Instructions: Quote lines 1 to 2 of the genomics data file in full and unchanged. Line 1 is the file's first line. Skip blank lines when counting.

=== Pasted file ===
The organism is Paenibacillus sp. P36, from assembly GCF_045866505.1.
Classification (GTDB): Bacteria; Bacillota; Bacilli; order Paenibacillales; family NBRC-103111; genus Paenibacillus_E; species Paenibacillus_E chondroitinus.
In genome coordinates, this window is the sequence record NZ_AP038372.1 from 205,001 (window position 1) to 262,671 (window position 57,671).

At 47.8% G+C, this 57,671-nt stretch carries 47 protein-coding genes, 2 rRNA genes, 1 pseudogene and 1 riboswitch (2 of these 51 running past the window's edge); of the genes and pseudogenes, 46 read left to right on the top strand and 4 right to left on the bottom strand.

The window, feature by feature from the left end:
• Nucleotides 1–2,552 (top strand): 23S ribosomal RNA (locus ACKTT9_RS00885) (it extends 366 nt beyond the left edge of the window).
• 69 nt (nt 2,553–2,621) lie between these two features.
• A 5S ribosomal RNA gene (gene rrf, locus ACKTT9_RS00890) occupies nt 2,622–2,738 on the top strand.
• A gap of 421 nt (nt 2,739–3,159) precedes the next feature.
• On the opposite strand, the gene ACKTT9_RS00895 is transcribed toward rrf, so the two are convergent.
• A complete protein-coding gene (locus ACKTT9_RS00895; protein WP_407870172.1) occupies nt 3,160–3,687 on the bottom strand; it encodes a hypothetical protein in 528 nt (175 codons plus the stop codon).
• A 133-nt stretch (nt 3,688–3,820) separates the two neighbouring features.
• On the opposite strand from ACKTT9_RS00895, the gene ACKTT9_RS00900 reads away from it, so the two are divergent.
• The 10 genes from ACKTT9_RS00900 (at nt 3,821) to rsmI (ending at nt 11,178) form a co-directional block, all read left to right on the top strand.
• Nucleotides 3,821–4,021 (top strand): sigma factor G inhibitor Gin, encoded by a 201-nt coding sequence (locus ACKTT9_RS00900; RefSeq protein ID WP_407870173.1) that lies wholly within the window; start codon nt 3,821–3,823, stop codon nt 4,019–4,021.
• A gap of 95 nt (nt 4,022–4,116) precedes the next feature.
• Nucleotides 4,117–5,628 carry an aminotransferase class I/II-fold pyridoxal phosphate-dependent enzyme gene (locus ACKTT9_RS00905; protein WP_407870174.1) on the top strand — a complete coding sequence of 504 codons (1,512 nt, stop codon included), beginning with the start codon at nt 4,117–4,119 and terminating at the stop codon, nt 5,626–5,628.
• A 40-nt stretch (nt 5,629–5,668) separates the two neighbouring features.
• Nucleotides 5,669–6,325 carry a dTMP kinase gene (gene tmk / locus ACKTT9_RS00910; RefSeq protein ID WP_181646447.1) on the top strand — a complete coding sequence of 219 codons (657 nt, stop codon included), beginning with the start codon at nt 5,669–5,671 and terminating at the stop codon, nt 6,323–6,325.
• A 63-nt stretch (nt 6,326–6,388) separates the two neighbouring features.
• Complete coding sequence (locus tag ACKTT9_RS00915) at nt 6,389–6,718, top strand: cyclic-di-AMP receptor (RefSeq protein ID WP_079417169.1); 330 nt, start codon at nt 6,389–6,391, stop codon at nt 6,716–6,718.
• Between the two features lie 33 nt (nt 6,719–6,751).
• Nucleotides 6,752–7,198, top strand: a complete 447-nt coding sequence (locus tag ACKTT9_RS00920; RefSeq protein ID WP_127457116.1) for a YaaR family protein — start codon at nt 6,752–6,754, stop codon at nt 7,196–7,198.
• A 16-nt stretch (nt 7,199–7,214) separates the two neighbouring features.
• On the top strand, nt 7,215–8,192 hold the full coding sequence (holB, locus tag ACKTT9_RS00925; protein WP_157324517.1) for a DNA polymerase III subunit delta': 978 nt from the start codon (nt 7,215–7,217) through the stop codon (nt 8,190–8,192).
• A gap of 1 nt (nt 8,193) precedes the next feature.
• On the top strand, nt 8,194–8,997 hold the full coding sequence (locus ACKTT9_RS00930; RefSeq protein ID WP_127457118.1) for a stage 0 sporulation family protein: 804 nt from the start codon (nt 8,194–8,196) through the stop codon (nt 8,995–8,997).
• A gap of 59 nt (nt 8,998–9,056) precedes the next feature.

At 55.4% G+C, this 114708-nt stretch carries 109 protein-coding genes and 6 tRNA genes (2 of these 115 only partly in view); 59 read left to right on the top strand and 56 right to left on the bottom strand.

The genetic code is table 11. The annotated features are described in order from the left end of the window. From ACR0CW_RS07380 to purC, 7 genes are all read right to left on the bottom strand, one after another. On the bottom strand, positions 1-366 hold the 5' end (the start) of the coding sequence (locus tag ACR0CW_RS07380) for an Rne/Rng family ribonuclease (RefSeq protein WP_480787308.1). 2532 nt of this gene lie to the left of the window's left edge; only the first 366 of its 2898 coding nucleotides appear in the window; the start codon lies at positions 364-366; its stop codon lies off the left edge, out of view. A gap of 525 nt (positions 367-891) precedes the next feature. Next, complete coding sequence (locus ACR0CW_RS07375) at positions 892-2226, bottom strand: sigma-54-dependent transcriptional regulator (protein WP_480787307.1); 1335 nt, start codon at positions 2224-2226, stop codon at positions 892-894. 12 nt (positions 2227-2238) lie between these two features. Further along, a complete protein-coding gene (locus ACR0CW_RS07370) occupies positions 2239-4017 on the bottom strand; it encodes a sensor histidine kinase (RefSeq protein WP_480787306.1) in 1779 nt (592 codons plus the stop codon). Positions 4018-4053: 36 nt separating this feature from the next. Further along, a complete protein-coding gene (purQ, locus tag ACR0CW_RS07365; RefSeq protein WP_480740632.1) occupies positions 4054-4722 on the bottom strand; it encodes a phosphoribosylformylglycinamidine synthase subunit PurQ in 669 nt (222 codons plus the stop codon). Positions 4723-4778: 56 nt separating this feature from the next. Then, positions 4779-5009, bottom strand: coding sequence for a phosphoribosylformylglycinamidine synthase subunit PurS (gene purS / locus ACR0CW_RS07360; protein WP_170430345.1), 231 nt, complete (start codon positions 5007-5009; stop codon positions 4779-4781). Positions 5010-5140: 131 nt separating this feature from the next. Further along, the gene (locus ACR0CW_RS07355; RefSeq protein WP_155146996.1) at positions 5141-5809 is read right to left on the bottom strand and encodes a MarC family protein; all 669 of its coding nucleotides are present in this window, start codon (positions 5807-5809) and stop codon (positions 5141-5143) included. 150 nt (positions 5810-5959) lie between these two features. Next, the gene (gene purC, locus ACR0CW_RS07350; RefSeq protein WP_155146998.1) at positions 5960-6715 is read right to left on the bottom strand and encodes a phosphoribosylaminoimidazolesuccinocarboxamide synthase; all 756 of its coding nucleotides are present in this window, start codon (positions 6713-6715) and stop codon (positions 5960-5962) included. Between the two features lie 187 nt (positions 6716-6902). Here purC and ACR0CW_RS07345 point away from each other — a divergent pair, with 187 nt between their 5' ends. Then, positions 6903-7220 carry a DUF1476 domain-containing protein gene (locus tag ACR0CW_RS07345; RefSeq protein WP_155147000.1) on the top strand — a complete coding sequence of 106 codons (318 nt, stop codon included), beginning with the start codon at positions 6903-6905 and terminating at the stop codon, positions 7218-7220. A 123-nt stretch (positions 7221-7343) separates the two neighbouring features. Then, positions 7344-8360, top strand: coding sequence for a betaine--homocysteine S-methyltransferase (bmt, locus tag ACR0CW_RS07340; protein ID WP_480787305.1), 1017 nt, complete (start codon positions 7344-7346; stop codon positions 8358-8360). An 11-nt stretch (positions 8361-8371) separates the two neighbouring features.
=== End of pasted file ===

The organism is Paenibacillus sp. P36, from assembly GCF_045866505.1.
Classification (GTDB): Bacteria; Bacillota; Bacilli; order Paenibacillales; family NBRC-103111; genus Paenibacillus_E; species Paenibacillus_E chondroitinus.